Of course, you’ll need to see the Bund.

You may want to stop by a few other famous sites like the Yu Yuan Gardens and surrounding area, Jing’an Temple, and the French Concession.

I also highly recommend slurping on a plate of soup dumplings while in Shanghai.

Many people say that the best soup dumpling place is just outside the Yu Yuan Gardens (you’ll find the line without even trying), but personally, I recommend going to a small local place outside of a touristy area to get an authentic experience.

Finally, if you want a great view of the city you can go up in one of Shanghai’s iconic buildings.

I’ve only been up in the JinMao Tower, but I’m dying to visit the Shanghai World Financial Center because they have a glass-bottom floor!

From either of these skyscrapers, you can see all of the surrounding city, and the world-famous Pearl Tower right next door.

The perfect sample of China

Xian - places to visit in China

Obviously, with a country as large as China, there are so many options for where you should spend your two weeks.

Substitute Sichuan with a week in Yunnan, or end your trip in Guilin and Yangshuo.

There are far too many incredible places to visit in China, and the unfortunate reality is that it’s impossible to see everything in a few months, let alone two weeks!

However, this China itinerary will create an incredible trip around China and is designed to give you a great introductory visit.

You’ll get a peek at China’s politics, history, culture, pandas, cuisines, and natural beauty.

You’ll explore the biggest cities, and smallest countryside towns, all while following a schedule that gives you time to appreciate each place.

Traveling to China can be daunting, and while there is no such thing as a perfect two week China Itinerary, in my opinion, this one is as close as it gets!

Related Post – 34 things to know before you visit China

Planning a Trip to China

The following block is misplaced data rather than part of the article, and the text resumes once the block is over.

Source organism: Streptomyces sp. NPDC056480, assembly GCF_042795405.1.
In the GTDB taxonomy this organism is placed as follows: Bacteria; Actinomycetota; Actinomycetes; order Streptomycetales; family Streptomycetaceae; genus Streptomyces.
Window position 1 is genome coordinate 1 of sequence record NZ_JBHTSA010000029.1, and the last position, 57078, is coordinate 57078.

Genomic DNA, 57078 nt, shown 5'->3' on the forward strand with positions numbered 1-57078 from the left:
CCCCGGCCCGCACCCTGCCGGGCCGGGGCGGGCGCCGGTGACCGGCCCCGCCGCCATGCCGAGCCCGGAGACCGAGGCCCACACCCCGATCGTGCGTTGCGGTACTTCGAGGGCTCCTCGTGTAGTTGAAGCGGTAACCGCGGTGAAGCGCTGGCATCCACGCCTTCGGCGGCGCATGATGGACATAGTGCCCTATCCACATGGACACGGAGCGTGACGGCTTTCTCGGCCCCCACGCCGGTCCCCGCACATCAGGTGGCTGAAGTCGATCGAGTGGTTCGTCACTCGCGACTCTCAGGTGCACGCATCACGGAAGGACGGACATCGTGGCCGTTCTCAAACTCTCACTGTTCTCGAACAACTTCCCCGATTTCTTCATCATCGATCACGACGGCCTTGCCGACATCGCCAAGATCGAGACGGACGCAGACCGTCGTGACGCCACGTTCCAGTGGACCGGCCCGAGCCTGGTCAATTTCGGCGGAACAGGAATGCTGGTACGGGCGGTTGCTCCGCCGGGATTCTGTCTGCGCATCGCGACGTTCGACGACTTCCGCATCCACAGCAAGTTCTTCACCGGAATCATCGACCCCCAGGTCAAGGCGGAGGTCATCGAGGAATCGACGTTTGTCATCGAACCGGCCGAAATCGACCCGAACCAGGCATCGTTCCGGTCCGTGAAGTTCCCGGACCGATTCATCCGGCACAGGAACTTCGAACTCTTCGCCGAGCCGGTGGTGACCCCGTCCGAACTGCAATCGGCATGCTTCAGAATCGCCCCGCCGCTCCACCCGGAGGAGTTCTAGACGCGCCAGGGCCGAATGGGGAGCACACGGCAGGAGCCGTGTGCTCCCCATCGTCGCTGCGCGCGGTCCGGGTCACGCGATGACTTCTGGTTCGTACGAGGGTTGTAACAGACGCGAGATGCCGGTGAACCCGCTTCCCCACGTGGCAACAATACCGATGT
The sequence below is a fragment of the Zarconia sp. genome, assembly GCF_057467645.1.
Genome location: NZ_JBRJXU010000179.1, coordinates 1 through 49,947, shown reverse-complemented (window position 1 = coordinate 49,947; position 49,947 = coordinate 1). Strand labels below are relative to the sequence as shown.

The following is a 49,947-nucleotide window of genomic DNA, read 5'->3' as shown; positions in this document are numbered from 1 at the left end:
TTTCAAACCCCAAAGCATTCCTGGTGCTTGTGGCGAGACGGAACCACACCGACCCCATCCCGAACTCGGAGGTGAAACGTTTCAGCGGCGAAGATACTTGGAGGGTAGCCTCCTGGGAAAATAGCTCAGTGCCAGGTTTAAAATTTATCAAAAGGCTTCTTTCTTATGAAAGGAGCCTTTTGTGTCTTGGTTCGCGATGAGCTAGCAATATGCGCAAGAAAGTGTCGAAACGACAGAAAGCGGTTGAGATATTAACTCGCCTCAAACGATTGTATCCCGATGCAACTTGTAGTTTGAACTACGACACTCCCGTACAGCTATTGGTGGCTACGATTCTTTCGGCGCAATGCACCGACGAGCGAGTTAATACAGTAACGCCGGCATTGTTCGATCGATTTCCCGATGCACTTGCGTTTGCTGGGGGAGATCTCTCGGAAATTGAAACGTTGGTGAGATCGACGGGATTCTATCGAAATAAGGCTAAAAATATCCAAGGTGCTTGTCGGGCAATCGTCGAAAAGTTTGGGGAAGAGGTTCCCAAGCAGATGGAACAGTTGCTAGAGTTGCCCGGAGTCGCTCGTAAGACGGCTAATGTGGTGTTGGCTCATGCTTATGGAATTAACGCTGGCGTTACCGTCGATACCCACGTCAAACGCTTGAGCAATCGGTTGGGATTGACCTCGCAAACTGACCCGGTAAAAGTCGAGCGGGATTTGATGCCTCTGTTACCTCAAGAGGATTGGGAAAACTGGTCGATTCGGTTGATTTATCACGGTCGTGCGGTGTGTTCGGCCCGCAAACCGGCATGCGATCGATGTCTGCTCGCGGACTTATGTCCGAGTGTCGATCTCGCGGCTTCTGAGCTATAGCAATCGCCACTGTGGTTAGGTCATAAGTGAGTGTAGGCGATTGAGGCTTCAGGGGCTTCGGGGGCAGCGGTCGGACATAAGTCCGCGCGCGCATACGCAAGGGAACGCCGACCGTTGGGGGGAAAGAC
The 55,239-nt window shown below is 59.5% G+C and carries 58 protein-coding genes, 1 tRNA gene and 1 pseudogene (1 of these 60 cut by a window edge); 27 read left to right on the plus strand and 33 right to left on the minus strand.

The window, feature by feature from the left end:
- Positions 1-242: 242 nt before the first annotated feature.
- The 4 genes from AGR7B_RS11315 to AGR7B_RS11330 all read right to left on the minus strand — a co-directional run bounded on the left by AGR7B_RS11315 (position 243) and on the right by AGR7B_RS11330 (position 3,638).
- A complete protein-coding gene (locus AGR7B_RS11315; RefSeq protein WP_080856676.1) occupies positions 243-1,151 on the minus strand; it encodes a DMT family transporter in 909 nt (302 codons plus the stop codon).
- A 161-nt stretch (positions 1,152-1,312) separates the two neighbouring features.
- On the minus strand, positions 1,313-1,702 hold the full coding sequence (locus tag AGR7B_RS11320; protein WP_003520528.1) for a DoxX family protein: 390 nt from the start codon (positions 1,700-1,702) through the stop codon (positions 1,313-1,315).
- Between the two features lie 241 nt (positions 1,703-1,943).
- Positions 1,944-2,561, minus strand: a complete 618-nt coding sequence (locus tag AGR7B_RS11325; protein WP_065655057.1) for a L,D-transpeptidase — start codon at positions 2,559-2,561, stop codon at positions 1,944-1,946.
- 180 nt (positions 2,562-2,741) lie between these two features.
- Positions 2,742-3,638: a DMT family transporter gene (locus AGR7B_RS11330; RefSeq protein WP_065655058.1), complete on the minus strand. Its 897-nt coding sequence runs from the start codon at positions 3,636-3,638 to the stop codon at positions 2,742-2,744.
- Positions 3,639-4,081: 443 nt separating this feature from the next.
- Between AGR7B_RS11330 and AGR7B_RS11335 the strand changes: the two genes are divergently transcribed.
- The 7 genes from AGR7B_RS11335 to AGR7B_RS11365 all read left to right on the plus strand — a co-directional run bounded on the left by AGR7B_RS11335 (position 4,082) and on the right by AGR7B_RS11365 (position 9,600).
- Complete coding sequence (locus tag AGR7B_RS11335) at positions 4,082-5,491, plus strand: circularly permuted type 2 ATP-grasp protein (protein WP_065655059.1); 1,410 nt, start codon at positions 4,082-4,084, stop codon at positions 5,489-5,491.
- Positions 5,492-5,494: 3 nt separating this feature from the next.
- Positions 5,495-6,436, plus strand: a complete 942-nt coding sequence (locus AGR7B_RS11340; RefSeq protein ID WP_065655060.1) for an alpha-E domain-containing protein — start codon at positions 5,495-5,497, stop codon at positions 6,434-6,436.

Accommodation in China

  • Booking.com has thousands of properties in China including hotels, apartments and hostels. You get free cancellation on most rooms and a best price guarantee.

Tours of China

Flights to China

  • Skyscanner is a comparison website that searches millions of flights. Once you find your best deal, book directly through the airline (no extra fees).

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I hope this list of places to see in China helps you plan your own China trip. If you have any China travel tips, please share in the comments.

19 thoughts on “2 Week China Itinerary – Unmissable Places to Visit in China”

    1. So glad this helped you Mellanie! China has SO many cool places to see, and it was actually kind of hard to narrow it down to just two weeks. I would just tell myself that this trip to China is an introductory trip, and if you love it you can always come back and see Yunnan, the Avatar Mountains, Guilin and Yangshuo, etc. Let me know if you have any questions about your upcoming trip!

  1. I cannot see doing justice to China with only two weeks! However, smany people have barely that much time so your itinerary will certainly help anyone visiting China for the first or second time. I visited Jiuzhaigou in 2016 and was heartbroken to hear about the earthquake in 2017. It was my understanding the park had not yet reopened when I visited China between Sep – Nov 2017. Have you heard otherwise? While you are providing general information here have you considered mentioning the altitude for Jiuzhaigou? (Despite taking medicine I was forced to leave a day early)